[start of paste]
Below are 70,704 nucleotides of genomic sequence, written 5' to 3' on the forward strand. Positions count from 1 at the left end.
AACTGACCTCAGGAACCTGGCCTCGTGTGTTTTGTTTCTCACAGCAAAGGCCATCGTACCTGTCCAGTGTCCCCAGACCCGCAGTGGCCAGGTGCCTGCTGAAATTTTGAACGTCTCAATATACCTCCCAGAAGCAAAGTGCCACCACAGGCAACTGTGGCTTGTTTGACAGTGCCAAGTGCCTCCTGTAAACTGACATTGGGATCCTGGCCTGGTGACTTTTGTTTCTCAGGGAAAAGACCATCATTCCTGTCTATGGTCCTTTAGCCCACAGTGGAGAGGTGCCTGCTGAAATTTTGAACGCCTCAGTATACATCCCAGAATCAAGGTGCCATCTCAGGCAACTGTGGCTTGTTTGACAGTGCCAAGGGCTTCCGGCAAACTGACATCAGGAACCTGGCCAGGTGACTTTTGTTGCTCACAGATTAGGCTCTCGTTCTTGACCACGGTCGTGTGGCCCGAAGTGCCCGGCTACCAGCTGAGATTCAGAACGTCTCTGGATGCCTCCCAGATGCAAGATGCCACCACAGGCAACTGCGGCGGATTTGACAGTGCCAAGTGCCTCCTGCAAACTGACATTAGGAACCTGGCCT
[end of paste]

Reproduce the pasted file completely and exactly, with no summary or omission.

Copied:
Below are 70,704 nucleotides of genomic sequence, written 5' to 3' on the forward strand. Positions count from 1 at the left end.
AACTGACCTCAGGAACCTGGCCTCGTGTGTTTTGTTTCTCACAGCAAAGGCCATCGTACCTGTCCAGTGTCCCCAGACCCGCAGTGGCCAGGTGCCTGCTGAAATTTTGAACGTCTCAATATACCTCCCAGAAGCAAAGTGCCACCACAGGCAACTGTGGCTTGTTTGACAGTGCCAAGTGCCTCCTGTAAACTGACATTGGGATCCTGGCCTGGTGACTTTTGTTTCTCAGGGAAAAGACCATCATTCCTGTCTATGGTCCTTTAGCCCACAGTGGAGAGGTGCCTGCTGAAATTTTGAACGCCTCAGTATACATCCCAGAATCAAGGTGCCATCTCAGGCAACTGTGGCTTGTTTGACAGTGCCAAGGGCTTCCGGCAAACTGACATCAGGAACCTGGCCAGGTGACTTTTGTTGCTCACAGATTAGGCTCTCGTTCTTGACCACGGTCGTGTGGCCCGAAGTGCCCGGCTACCAGCTGAGATTCAGAACGTCTCTGGATGCCTCCCAGATGCAAGATGCCACCACAGGCAACTGCGGCGGATTTGACAGTGCCAAGTGCCTCCTGCAAACTGACATTAGGAACCTGGCCT